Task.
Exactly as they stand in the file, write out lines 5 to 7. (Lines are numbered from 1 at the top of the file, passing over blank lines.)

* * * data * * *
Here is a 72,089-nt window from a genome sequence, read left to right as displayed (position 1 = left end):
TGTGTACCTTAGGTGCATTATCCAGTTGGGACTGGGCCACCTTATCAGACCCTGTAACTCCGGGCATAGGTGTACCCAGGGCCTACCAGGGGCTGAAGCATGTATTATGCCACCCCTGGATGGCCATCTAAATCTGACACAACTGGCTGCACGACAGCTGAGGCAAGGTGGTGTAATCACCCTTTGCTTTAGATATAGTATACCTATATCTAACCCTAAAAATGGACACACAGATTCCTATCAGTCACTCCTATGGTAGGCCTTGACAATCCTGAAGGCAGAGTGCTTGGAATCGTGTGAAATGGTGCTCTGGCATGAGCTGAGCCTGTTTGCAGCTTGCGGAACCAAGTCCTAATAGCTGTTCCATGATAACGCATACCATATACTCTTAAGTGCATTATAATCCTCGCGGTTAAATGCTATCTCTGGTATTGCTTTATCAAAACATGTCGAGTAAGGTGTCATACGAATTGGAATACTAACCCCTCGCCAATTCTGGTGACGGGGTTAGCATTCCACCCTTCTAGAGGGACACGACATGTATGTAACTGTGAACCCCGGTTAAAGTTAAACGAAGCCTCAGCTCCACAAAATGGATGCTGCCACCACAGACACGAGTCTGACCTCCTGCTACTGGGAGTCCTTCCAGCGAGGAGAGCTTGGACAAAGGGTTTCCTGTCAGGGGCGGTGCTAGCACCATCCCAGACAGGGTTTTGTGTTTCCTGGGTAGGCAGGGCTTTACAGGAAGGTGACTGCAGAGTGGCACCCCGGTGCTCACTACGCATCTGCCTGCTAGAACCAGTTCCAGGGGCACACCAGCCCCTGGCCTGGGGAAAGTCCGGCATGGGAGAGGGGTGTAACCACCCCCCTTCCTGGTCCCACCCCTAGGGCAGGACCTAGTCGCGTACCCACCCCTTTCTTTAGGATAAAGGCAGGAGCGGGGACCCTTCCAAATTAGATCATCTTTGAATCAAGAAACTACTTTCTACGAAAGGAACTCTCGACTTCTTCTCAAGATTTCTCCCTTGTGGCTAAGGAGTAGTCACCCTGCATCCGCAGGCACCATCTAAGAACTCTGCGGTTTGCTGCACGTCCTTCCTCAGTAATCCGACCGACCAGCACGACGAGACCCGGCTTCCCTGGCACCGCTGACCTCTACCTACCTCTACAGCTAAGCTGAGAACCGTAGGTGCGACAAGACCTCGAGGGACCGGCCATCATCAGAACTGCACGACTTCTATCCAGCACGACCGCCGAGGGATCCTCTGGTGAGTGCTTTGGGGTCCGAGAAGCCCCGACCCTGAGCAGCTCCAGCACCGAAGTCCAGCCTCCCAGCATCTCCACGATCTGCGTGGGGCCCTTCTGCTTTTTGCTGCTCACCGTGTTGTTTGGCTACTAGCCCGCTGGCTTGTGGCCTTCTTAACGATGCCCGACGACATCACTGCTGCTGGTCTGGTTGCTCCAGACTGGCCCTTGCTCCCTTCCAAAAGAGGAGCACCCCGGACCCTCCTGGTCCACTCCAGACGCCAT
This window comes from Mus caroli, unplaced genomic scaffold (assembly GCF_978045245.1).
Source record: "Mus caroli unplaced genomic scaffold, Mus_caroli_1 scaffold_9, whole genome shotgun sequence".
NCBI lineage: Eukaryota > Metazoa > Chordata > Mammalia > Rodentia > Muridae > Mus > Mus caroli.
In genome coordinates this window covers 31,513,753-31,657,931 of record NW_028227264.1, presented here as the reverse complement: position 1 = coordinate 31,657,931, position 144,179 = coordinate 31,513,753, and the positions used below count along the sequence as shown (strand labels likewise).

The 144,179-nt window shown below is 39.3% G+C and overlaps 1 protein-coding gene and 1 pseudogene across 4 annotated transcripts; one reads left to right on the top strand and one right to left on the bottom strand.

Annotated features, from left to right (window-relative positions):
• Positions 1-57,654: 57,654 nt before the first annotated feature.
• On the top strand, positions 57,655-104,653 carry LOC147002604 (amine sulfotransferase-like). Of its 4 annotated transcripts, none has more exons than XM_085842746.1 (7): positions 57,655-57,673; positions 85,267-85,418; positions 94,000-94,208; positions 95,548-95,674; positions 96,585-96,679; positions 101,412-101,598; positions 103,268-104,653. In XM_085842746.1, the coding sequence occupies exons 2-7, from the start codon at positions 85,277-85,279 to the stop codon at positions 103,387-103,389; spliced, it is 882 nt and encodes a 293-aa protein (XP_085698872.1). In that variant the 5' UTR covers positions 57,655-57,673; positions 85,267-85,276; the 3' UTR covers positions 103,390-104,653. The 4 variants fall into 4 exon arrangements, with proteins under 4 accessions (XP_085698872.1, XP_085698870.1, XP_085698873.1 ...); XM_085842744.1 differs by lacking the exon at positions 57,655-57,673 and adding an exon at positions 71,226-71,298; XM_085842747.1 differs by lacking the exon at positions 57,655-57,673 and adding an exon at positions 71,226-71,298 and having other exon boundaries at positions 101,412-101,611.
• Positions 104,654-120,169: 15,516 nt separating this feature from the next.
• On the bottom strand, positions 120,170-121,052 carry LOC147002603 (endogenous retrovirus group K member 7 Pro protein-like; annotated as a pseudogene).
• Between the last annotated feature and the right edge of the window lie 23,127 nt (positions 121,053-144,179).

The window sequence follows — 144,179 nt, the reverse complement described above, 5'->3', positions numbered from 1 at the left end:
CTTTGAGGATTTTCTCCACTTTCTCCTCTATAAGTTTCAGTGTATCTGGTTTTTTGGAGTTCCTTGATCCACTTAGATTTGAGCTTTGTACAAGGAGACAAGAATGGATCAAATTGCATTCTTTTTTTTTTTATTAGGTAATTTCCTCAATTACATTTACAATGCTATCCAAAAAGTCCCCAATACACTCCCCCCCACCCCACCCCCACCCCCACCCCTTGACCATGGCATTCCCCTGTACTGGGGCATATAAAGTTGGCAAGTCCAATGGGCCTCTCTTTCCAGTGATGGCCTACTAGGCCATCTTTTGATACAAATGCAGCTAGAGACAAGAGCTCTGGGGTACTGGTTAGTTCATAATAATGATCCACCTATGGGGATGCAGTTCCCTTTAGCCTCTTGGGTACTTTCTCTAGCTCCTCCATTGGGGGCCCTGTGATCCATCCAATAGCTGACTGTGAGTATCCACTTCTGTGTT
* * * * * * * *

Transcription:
NCBI lineage: Eukaryota > Metazoa > Chordata > Mammalia > Rodentia > Muridae > Mus > Mus caroli.
In genome coordinates this window covers 31,513,753-31,657,931 of record NW_028227264.1, presented here as the reverse complement: position 1 = coordinate 31,657,931, position 144,179 = coordinate 31,513,753, and the positions used below count along the sequence as shown (strand labels likewise).

The 144,179-nt window shown below is 39.3% G+C and overlaps 1 protein-coding gene and 1 pseudogene across 4 annotated transcripts; one reads left to right on the top strand and one right to left on the bottom strand.